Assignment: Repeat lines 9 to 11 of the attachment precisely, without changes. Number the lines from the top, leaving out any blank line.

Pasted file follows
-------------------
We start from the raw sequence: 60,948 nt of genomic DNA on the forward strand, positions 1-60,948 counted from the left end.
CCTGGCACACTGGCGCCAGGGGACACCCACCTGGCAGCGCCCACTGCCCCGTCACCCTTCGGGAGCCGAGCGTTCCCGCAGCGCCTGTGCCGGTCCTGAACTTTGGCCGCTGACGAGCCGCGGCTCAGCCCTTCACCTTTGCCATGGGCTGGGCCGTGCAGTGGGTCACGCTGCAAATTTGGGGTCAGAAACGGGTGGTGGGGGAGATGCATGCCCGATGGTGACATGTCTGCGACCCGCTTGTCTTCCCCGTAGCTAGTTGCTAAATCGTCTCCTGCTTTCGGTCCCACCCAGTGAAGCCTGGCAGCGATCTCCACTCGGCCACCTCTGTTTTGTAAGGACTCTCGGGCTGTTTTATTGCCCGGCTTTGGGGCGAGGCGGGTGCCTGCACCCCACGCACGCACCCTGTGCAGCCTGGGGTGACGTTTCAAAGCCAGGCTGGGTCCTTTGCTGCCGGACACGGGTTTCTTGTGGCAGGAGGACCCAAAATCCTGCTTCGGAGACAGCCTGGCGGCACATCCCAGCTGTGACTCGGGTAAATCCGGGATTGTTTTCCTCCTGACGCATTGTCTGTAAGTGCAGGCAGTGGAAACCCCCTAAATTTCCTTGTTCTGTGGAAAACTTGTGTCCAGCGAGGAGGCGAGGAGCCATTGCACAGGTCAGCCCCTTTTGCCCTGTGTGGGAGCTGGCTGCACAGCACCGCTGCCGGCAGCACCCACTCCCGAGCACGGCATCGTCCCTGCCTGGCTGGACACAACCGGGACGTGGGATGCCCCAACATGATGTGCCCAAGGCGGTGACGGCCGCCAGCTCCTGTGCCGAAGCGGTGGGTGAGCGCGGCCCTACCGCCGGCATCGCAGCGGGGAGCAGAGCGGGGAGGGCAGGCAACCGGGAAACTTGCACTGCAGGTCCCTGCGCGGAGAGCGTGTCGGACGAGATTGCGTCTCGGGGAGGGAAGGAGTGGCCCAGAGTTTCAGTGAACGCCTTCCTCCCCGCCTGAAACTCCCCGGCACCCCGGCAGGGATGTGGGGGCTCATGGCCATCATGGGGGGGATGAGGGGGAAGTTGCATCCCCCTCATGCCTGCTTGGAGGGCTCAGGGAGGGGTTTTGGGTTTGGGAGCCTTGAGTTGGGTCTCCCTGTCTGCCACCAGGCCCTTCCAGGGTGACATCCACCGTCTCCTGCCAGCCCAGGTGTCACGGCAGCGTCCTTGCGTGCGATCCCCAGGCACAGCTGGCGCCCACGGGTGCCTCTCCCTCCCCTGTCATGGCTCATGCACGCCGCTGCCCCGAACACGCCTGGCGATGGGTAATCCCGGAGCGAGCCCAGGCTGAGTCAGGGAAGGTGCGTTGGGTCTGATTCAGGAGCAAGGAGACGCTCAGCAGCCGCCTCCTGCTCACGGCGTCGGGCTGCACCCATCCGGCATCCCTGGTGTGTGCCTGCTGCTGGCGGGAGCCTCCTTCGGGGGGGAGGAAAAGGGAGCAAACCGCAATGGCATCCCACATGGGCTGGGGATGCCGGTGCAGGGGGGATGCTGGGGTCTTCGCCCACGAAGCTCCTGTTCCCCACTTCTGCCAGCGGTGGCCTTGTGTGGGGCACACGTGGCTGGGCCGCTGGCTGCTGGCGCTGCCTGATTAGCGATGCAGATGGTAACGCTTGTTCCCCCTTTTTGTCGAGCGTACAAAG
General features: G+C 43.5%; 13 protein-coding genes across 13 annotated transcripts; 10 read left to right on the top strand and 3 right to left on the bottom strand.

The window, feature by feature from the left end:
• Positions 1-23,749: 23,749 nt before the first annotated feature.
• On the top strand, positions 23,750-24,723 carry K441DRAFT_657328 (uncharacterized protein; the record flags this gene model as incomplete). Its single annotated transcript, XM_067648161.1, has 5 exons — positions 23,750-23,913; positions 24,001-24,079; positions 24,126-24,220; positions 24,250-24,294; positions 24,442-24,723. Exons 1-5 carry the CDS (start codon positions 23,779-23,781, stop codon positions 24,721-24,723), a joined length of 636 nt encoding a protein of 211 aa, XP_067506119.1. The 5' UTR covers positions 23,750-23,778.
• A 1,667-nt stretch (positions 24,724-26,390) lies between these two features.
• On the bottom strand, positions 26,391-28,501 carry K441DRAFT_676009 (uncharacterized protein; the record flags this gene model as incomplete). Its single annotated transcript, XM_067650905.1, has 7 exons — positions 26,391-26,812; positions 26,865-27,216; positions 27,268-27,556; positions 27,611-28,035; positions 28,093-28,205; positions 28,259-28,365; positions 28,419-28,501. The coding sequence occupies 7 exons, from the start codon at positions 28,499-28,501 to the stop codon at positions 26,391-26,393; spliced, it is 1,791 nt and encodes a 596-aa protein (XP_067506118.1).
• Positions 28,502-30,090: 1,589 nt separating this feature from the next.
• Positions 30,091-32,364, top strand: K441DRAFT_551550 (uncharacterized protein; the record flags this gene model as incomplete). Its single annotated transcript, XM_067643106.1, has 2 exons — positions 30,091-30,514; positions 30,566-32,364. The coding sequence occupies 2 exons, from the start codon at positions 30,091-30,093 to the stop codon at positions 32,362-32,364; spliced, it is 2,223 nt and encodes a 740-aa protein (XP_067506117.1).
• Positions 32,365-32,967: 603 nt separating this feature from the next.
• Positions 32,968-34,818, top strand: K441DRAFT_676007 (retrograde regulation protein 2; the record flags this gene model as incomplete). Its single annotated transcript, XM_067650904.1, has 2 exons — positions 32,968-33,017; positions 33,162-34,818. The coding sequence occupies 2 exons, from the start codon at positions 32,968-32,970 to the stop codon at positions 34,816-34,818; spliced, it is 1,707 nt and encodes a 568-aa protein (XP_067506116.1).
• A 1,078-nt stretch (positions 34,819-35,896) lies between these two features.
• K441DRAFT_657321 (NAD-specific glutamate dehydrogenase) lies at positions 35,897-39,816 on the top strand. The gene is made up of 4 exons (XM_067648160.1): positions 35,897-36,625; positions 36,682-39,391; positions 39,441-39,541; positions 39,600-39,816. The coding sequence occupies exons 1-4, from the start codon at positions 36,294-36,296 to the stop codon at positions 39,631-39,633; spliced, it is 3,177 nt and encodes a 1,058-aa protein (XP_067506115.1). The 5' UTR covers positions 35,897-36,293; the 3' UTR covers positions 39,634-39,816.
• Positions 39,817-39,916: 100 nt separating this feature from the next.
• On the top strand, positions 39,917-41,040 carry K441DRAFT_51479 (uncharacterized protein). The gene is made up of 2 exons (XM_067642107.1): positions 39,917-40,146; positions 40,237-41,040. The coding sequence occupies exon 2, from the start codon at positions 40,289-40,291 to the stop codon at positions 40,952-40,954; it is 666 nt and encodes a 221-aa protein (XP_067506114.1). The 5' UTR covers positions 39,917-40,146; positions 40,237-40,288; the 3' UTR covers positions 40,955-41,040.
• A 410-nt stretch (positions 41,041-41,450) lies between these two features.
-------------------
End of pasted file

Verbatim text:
• Positions 28,502-30,090: 1,589 nt separating this feature from the next.
• Positions 30,091-32,364, top strand: K441DRAFT_551550 (uncharacterized protein; the record flags this gene model as incomplete). Its single annotated transcript, XM_067643106.1, has 2 exons — positions 30,091-30,514; positions 30,566-32,364. The coding sequence occupies 2 exons, from the start codon at positions 30,091-30,093 to the stop codon at positions 32,362-32,364; spliced, it is 2,223 nt and encodes a 740-aa protein (XP_067506117.1).
• Positions 32,365-32,967: 603 nt separating this feature from the next.